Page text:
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Title: Large-Scale Reactive Extrusion Deposition of Sparse Infill Structures with Solid Perimeters

Abstract

Large-scale additive manufacturing of reactive polymer systems offers significant improvements over thermoplastics through improved mechanical properties, faster deposition rates, and deposition at ambient temperatures. At ambient temperatures, the resin exists as a viscoelastic liquid which require additional additives for improved rigidity and bead stability. These filler-reinforced resins, or yield stress fluids, are soft solid-like materials able to withstand compressive forces from successive layer deposition until curing leads to bead solidification. When bead deposition is unsupported by previous layers, as is the case when bridging a gap, the creep due to gravitational loading can lead to bead instabilities which result in excessive sagging or bead breakage. These bead instabilities are material dependent and susceptible to changes in filler composition and temperature rises due to exothermic reactions. This work implements a design solution for bridging sparse infill patterns in additively manufactured parts which are essential in the reduction of weight. A series of span tests over a range of distances, as multiples of nozzle diameter, were conducted to determine the critical distance where a bead would break. Additional layer depositions determined the number of layers needed to recover from sagging effects. This recovery was essential in the transition of sparse infill tomore » solid infill printing, where solid infill is milled for a smooth surface finish. Without the capability of sparse-solid transition, additively manufactured parts would require further surface treatments such as spray coating, adding to cost and increasing production time. A standard domed-mold geometry is presented to show the success of this printing process.« less

Authors:
 [1]; ORCiD logo [1];  [1];  [1];  [2];  [2];  [3]; ORCiD logo [1]
  1. ORNL
  2. Magnum Venus Products
  3. University of Tennessee (UT)
Publication Date:
Research Org.:
Oak Ridge National Lab. (ORNL), Oak Ridge, TN (United States)
Sponsoring Org.:
USDOE Office of Energy Efficiency and Renewable Energy (EERE)
OSTI Identifier:
1570906
DOE Contract Number:  
AC05-00OR22725
Resource Type:
Conference
Resource Relation:
Conference: The Composites and Advanced Materials Expo (CAMX 2019) - Anaheim, California, United States of America - 9/23/2019 12:00:00 PM-9/26/2019 12:00:00 PM
Country of Publication:
United States
Language:
English

Citation Formats

Hershey, Christopher, Lindahl, John, Romberg, Stian, Roschli, Alex, Hedger, Ben, Kastura, Mike, Compton, Brett, and Kunc, Vlastimil. Large-Scale Reactive Extrusion Deposition of Sparse Infill Structures with Solid Perimeters. United States: N. p., 2019. Web.
Hershey, Christopher, Lindahl, John, Romberg, Stian, Roschli, Alex, Hedger, Ben, Kastura, Mike, Compton, Brett, & Kunc, Vlastimil. Large-Scale Reactive Extrusion Deposition of Sparse Infill Structures with Solid Perimeters. United States.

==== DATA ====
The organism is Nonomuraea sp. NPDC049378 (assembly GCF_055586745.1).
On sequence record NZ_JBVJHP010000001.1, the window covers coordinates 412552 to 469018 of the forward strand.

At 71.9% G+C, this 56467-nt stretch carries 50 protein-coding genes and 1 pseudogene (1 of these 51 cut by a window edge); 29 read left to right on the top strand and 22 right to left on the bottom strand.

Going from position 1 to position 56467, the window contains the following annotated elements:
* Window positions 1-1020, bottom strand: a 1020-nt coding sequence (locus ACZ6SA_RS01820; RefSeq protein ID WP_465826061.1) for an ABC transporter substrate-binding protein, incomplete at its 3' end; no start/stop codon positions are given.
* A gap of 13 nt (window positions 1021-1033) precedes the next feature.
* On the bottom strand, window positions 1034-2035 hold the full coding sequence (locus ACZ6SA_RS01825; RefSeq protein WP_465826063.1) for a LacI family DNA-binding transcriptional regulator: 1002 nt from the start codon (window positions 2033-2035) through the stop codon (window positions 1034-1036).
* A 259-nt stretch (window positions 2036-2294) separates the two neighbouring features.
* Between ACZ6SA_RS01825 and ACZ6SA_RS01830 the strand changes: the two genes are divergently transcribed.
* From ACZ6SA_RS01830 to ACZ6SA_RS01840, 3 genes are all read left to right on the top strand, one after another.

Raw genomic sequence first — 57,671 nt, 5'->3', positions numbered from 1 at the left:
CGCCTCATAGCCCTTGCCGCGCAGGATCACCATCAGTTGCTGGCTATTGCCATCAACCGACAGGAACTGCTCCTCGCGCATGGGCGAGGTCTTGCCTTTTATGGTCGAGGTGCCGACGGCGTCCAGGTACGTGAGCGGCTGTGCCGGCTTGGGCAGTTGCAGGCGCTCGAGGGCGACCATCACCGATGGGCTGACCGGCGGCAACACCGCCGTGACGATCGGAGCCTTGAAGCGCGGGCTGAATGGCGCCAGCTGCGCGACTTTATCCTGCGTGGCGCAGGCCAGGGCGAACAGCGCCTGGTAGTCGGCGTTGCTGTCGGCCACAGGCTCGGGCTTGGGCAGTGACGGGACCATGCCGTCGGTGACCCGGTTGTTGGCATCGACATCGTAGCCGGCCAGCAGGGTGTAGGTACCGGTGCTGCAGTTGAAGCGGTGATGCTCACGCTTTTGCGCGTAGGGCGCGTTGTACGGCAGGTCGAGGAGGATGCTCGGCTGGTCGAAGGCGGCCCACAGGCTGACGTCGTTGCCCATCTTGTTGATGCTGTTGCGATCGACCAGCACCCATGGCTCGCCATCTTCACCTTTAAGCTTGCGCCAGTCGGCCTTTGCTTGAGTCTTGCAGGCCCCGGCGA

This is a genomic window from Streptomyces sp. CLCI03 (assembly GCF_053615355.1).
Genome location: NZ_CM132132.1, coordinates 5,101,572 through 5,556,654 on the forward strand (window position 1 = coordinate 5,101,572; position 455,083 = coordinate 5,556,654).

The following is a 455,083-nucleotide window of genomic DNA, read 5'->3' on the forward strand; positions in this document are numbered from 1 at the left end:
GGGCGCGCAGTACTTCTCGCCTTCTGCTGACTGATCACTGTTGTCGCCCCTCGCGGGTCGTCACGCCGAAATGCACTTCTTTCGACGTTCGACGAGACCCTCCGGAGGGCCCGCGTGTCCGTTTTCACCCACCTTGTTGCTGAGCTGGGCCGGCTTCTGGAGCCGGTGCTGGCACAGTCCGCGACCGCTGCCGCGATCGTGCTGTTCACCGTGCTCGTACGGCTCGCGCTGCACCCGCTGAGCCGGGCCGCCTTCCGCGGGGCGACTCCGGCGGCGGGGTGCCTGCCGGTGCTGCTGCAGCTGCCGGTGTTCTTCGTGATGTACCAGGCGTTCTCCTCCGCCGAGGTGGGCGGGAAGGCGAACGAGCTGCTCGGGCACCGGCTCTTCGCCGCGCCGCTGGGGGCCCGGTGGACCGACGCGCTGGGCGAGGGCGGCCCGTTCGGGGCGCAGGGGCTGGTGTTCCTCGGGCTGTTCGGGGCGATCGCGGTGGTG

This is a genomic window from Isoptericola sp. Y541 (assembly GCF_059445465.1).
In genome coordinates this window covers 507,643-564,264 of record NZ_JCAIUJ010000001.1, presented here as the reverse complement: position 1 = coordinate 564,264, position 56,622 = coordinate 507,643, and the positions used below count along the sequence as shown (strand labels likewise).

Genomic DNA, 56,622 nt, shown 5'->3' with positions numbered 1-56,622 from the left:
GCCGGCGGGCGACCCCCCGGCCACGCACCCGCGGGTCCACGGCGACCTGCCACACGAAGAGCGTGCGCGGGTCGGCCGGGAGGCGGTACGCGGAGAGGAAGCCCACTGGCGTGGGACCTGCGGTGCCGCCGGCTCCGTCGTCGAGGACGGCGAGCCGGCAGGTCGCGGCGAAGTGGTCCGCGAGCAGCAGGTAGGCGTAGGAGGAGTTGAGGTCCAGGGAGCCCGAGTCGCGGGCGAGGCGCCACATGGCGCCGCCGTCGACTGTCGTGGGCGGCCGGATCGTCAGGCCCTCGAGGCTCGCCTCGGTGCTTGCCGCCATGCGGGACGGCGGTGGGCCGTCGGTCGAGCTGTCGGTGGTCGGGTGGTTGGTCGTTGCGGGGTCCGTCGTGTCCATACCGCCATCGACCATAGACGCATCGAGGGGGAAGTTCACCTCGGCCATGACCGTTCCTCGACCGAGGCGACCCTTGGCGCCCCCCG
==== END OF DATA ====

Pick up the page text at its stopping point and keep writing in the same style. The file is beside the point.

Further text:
Hershey, Christopher, Lindahl, John, Romberg, Stian, Roschli, Alex, Hedger, Ben, Kastura, Mike, Compton, Brett, and Kunc, Vlastimil. Sun . "Large-Scale Reactive Extrusion Deposition of Sparse Infill Structures with Solid Perimeters". United States. https://www.osti.gov/servlets/purl/1570906.
@article{osti_1570906,
title = {Large-Scale Reactive Extrusion Deposition of Sparse Infill Structures with Solid Perimeters},
author = {Hershey, Christopher and Lindahl, John and Romberg, Stian and Roschli, Alex and Hedger, Ben and Kastura, Mike and Compton, Brett and Kunc, Vlastimil},
abstractNote = {Large-scale additive manufacturing of reactive polymer systems offers significant improvements over thermoplastics through improved mechanical properties, faster deposition rates, and deposition at ambient temperatures. At ambient temperatures, the resin exists as a viscoelastic liquid which require additional additives for improved rigidity and bead stability. These filler-reinforced resins, or yield stress fluids, are soft solid-like materials able to withstand compressive forces from successive layer deposition until curing leads to bead solidification. When bead deposition is unsupported by previous layers, as is the case when bridging a gap, the creep due to gravitational loading can lead to bead instabilities which result in excessive sagging or bead breakage. These bead instabilities are material dependent and susceptible to changes in filler composition and temperature rises due to exothermic reactions. This work implements a design solution for bridging sparse infill patterns in additively manufactured parts which are essential in the reduction of weight. A series of span tests over a range of distances, as multiples of nozzle diameter, were conducted to determine the critical distance where a bead would break. Additional layer depositions determined the number of layers needed to recover from sagging effects. This recovery was essential in the transition of sparse infill to solid infill printing, where solid infill is milled for a smooth surface finish. Without the capability of sparse-solid transition, additively manufactured parts would require further surface treatments such as spray coating, adding to cost and increasing production time. A standard domed-mold geometry is presented to show the success of this printing process.},
doi = {},
journal = {},
number = ,
volume = ,
place = {United States},
year = {2019},
month = {9}
}

Conference:
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